Pat Chapman was born in London during the Blitz that took place in World War II. His Indian heritage stems from the military service rendered by his grandfather in the British Indian Army and his father in the Merchant Navy. As he had ancestry from Indians working under the East India Company, Chapman was quite rooted in his ethnic background, especially in their culinary history. His passion was in curry. When he had left school, he established a curry club to teach people about spices and the way curry is cooked. He had formed one of the earliest publications in the West on the subject of curry, leading to the foundation of the Curry Club in 1982. During this time, he took people to India to sample the cuisine there.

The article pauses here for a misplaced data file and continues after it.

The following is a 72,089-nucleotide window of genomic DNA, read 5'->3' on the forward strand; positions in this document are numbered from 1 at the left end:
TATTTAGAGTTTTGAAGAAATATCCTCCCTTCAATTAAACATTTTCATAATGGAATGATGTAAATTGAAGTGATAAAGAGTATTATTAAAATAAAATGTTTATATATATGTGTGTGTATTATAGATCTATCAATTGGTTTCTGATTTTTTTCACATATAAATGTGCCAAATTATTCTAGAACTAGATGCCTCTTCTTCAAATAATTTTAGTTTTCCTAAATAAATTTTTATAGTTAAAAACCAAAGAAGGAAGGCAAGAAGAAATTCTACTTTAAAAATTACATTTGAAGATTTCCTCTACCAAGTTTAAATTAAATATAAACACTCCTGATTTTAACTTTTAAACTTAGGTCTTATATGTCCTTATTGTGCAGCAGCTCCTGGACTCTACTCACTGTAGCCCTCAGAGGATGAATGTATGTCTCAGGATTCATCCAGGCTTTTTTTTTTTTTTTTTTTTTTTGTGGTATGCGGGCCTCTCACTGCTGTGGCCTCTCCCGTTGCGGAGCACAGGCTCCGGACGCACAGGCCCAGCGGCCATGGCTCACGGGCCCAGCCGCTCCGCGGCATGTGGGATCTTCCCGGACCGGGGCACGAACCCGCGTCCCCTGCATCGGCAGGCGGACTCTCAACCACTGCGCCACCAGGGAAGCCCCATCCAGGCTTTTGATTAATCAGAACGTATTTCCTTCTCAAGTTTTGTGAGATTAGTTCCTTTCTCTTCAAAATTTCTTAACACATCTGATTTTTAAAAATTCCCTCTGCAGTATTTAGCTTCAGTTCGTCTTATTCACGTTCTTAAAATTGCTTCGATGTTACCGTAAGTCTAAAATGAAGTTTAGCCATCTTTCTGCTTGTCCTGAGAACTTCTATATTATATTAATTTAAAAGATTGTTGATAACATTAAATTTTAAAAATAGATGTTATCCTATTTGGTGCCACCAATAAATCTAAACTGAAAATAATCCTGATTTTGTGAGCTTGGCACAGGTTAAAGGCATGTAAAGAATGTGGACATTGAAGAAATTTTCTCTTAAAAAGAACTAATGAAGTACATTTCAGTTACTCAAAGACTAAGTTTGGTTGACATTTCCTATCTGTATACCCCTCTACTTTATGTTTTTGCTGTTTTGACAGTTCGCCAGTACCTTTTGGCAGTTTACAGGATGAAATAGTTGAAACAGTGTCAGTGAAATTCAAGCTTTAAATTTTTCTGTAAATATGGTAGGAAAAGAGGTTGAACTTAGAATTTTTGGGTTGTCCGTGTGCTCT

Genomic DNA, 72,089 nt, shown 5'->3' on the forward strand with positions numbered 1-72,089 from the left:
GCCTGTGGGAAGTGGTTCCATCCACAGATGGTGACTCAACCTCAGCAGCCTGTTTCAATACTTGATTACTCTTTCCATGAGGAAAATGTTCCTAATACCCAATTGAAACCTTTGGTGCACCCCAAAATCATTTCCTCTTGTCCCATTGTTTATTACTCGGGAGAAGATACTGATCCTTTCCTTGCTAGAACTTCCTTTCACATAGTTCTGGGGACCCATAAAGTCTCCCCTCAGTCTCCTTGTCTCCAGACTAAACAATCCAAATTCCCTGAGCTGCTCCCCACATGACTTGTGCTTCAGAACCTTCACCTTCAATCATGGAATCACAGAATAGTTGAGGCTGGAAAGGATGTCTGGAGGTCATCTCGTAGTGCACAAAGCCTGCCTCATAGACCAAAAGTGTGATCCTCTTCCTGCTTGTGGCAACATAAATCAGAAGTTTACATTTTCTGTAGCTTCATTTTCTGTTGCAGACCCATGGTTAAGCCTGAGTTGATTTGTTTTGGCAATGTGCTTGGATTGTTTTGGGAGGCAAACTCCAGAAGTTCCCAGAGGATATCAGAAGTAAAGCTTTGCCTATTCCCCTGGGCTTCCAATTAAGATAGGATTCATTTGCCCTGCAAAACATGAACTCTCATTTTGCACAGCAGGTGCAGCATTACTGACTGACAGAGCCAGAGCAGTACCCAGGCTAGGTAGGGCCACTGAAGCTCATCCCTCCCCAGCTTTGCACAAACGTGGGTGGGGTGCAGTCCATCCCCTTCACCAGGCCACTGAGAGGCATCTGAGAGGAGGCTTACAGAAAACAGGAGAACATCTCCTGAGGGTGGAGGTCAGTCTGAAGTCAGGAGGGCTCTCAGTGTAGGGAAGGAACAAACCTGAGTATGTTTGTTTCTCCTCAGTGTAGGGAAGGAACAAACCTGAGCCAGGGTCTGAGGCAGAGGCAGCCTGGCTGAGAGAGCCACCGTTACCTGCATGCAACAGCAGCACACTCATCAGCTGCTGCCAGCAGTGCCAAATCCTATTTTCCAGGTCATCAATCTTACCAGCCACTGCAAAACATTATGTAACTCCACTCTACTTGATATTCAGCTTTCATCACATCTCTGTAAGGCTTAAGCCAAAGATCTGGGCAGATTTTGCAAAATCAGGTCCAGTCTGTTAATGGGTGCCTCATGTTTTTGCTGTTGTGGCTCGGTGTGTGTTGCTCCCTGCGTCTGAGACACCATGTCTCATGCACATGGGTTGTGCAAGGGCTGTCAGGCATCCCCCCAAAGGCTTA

He also took an active part of the Army Benevolent Fund committee since 2008 in order to help raise funds for an annual Big Curry event. He is also a trustee of the Cobra Foundation since 2012 and helped with the 2010 National Curry Week celebrations by preparing dishes that integrated his recipes.
With his culinary expertise, he is able to reach customers through various restaurants, including the Indian Kitchen Club. His successes stem from his experience in the field of culinary arts. He viewed the art as ever-evolving and wanted to refine Indian cuisine so as to be seen as a worldwide phenomenon. As such, he integrates this into his writing, especially through his first book on cooking, The Indian Restaurant Cookbook that was published in 1984. Although his specialty is curry, the books Chapman writes also include cuisines from Thailand, China, the Middle East, and other forms of spicy cuisines from around the world. The Balti Cookbook he wrote was famous for how it “Baltified” Britain, as noted in a review by Daily Mail food writer Rosemary Stark.